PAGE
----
Left Modernism Wants To Get Rid Of Mt. Rushmore? Neo-Romantic Environmentalism & Some Gathered Links

Eric Kaufmann (podcast) samples some younger, more liberal people on their relation to many American traditions.

The new Equality movements are having effects, and many folks are coalescing around new moral lights, sometimes religiously.

The rule of law, due process, freedom of speech and many duties our Republic requires are viewed much more skeptically.

As posted:

Modernism goes to the movies.

Some pictures at the link.

There’s mention of the Mt. Rushmore house at the end of North By Northwest. I suspect some among us have wanted to live in a modernist lair.

From an article in Der Spiegel on the Bauhaus, where modernism got its start:

‘The real feat achieved by Gropius and his cohorts was to have recognized and exposed the sociopolitical and moral power of architecture and design. They wanted to exert “effective influence” on “general conditions,” fashion a more just world and turn all of this into a “vital concern of the entire people.”‘

Eric Gibson & James Panero discuss sculpture in exile & culture under siege.

From the public square to the Natural World:

Mike Shellenberger on his new book, Apocalypse Never: Why Environmental Alarmism Hurts Us All.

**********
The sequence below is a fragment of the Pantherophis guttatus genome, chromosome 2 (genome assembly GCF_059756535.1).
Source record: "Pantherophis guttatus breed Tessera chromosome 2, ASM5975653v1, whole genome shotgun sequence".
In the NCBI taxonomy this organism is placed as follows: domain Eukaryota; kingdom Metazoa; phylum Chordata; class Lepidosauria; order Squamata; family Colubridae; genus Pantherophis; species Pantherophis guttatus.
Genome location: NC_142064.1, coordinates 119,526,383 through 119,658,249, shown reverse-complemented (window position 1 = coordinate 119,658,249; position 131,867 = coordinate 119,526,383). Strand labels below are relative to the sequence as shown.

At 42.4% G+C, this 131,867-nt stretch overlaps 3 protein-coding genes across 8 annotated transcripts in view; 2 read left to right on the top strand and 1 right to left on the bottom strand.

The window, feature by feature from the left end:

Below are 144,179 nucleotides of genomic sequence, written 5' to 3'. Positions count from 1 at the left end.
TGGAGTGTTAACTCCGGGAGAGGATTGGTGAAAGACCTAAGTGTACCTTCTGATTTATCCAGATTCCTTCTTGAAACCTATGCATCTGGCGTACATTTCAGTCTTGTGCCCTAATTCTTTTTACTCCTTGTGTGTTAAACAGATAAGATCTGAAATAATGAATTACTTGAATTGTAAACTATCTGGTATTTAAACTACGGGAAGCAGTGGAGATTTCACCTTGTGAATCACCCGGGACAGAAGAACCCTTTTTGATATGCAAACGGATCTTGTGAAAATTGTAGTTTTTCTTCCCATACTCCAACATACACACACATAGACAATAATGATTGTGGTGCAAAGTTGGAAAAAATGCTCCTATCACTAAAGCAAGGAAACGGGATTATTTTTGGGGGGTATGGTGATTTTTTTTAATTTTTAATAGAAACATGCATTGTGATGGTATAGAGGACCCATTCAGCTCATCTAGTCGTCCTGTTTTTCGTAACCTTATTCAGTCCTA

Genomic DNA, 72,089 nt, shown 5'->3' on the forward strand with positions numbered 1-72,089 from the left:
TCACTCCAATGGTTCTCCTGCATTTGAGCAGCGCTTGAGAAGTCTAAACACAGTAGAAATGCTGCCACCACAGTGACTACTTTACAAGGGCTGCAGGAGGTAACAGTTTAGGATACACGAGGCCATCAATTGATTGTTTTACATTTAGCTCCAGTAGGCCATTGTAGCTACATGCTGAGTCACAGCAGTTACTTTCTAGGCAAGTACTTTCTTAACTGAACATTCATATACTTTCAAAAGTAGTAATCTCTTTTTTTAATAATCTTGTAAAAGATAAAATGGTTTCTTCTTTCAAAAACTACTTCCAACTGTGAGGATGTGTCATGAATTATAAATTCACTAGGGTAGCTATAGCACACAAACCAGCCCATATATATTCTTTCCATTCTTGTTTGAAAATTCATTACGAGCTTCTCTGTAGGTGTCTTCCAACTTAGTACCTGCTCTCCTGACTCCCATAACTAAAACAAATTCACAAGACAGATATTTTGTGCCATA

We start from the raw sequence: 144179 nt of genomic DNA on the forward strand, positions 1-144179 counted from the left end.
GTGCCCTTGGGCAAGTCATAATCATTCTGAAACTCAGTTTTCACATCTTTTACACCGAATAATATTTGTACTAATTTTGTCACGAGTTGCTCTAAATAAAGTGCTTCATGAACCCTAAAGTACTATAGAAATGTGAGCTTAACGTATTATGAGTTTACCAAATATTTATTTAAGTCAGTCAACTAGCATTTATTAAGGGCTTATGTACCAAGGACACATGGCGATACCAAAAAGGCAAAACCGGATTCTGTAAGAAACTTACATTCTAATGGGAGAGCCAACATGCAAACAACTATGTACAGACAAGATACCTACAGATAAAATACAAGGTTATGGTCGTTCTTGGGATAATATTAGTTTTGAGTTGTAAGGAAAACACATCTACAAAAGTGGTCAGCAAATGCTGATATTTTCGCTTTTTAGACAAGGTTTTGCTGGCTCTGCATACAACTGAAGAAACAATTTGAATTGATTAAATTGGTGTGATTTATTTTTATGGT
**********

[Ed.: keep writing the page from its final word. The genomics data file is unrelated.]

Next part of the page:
As previously posted, ‘Do Children Cause Global Warming?

Bjorn Lomborg:

‘Across all cultures, raising a child is considered one of the most rewarding things a person can do. Yet a chorus of campaigners, scientists, and journalists suggest that everyone should think twice before procreating.’

As I see things, many in the West are replacing belief in a deeper substrate of religious doctrines with belief in a substrate of secular humanist ideals and various flavors of political idealism.

There’s a kind of Neo-Romanticism going on, including religious impulses channeled through secular beliefs and in anti-capital, anti-technology and anti-human directions.

OUT:  Old kooks

IN: New kooks

I’d like to remind folks that Peace Pavilion West, an Eco-Romantic Human Collective Going Back To Nature and Forward Towards Progress, is still accepting applications.

-Would you like to live in your OWN ecopodment as part of a living, working Community?

-Does 1,200 calories of guaranteed bug-paste and 8 glasses of fresh spring water a day sound good to you?

-Close your eyes: The day’s field labor is done. Honest sweat and natural musk mix with memory. Your mind, body and soul begin to rise towards the Cosmos, as each Community member joins hands, chanting Earthsong at dusk